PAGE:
6. [Life in the camp, prison:]

The Poles were mostly kept busy with agricultural work: plowing, haymaking, harvesting or building new stables, in the garden. The state farm authorities gave us the hardest and most poorly paid work. The labor was forced. The work quotas were set high, so that any displaced person unaccustomed to physical labor would not be able to meet them. As a result, the earnings were small and not enough to last even a few days. On average, women earned about 15 rubles a month, men 40, and the daily upkeep of a person could cost about five rubles. Half of the Poles did not work (elderly and children). Anyone who worked had the opportunity to buy a kilo of bread per day, and received 100 grams of bread for their non-working family members. People who did not work and did not have a family could not buy bread at the government price. In these circumstances, they got money and food mainly through the sale of personal items (clothes) or through money and food parcels sent from back home. Working conditions for agricultural work on the steppe did not allow for any kind of yield. Working from sunrise until night, we received a kilogram of bread per day (or 750 g) and some tea, and every few days we ate some soup with meat.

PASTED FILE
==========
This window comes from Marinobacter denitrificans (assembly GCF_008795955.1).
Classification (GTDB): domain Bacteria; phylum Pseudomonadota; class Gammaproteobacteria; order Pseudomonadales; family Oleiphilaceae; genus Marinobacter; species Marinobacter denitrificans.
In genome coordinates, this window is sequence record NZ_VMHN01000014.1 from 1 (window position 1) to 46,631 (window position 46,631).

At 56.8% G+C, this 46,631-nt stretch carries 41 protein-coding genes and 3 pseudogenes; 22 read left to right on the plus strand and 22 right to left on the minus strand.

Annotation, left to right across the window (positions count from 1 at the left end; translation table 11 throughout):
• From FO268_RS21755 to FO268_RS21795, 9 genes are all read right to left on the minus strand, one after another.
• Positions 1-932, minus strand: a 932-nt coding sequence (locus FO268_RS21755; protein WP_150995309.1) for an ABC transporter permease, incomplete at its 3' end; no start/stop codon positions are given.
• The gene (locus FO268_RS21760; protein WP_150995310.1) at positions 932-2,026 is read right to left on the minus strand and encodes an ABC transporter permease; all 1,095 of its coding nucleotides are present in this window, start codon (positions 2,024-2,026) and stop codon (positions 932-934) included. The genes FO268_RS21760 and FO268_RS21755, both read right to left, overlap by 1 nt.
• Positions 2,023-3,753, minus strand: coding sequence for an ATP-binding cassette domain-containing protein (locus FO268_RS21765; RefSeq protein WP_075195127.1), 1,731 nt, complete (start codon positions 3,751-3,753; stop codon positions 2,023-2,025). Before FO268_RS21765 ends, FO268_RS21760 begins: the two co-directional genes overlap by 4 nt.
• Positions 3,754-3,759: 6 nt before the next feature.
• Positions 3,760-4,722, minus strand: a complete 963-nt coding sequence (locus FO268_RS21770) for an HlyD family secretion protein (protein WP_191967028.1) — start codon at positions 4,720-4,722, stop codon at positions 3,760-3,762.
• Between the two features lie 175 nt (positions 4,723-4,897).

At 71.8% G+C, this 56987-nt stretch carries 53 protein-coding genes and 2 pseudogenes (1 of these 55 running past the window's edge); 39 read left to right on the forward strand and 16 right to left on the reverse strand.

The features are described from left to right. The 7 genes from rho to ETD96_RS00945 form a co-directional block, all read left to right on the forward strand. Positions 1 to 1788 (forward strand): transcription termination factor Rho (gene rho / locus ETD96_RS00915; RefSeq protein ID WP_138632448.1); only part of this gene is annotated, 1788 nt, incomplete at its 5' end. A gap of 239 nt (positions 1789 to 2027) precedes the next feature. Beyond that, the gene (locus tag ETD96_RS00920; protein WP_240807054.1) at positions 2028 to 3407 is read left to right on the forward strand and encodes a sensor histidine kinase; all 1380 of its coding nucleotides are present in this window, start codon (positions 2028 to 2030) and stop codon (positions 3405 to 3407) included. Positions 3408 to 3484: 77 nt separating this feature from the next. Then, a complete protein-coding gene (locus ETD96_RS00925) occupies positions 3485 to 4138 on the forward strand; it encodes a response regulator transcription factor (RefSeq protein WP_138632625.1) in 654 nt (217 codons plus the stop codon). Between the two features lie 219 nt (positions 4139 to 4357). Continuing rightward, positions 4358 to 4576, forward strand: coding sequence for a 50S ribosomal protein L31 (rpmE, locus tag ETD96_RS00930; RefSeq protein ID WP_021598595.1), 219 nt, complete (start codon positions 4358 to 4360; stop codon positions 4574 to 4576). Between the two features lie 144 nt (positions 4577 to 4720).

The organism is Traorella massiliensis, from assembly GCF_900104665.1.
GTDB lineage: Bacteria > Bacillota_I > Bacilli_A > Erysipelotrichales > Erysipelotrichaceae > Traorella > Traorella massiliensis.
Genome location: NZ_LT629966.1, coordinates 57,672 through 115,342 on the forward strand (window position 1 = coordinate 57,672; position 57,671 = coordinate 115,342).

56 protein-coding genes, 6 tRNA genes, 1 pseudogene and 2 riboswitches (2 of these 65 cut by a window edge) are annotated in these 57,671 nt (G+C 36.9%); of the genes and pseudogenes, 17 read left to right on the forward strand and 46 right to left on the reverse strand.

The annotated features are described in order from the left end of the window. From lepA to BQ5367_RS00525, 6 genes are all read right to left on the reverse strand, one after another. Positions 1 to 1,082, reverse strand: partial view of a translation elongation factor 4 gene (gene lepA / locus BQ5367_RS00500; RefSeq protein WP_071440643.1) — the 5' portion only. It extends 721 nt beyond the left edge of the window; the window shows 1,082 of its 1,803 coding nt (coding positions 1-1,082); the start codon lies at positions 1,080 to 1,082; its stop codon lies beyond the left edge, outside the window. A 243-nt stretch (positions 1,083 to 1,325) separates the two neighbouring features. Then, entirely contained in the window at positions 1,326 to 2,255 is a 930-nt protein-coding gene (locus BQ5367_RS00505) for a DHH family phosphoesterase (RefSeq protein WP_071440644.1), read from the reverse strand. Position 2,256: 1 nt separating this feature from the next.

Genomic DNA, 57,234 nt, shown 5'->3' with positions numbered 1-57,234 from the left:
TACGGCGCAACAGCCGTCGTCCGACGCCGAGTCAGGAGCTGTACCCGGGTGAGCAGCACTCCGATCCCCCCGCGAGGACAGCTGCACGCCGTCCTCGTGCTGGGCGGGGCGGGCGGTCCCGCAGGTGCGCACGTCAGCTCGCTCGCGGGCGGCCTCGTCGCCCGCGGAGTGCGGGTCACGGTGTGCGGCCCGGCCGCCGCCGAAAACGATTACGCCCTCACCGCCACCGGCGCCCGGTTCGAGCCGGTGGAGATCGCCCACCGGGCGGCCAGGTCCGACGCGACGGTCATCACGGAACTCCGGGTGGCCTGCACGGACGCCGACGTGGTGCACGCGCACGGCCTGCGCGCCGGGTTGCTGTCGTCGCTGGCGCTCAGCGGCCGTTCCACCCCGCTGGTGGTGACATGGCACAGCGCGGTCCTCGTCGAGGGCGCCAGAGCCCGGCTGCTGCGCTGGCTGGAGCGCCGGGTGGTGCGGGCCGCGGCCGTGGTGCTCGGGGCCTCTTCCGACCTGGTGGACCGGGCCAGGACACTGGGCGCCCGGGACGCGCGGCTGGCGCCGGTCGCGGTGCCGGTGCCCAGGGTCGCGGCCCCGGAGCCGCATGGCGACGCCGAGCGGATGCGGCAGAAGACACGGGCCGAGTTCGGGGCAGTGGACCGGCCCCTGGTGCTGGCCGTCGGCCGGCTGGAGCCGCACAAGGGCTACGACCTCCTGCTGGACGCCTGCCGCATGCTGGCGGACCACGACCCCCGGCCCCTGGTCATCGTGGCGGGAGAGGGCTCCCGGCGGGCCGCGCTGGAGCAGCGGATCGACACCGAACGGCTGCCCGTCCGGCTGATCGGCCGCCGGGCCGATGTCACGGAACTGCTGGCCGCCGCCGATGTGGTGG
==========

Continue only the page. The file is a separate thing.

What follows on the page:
7. [Conduct of the NKVD authorities towards the Poles:]

The NKVD authorities conducted themselves towards the Poles in a two-faced and hypocritical manner. Hypocrisy was the main feature of their behavior. Externally, their behavior was in line with the regulations. During an inspection, they would listen to complaints about the housing and hygiene relations, confirmed and registered them, promised that they would act upon the pleas, but they did not help in any way. The Poles were, in fact, deprived of legal defense and placed at the mercy of the state farm officials.

We were issued passports for five years, which allowed us to move within the area.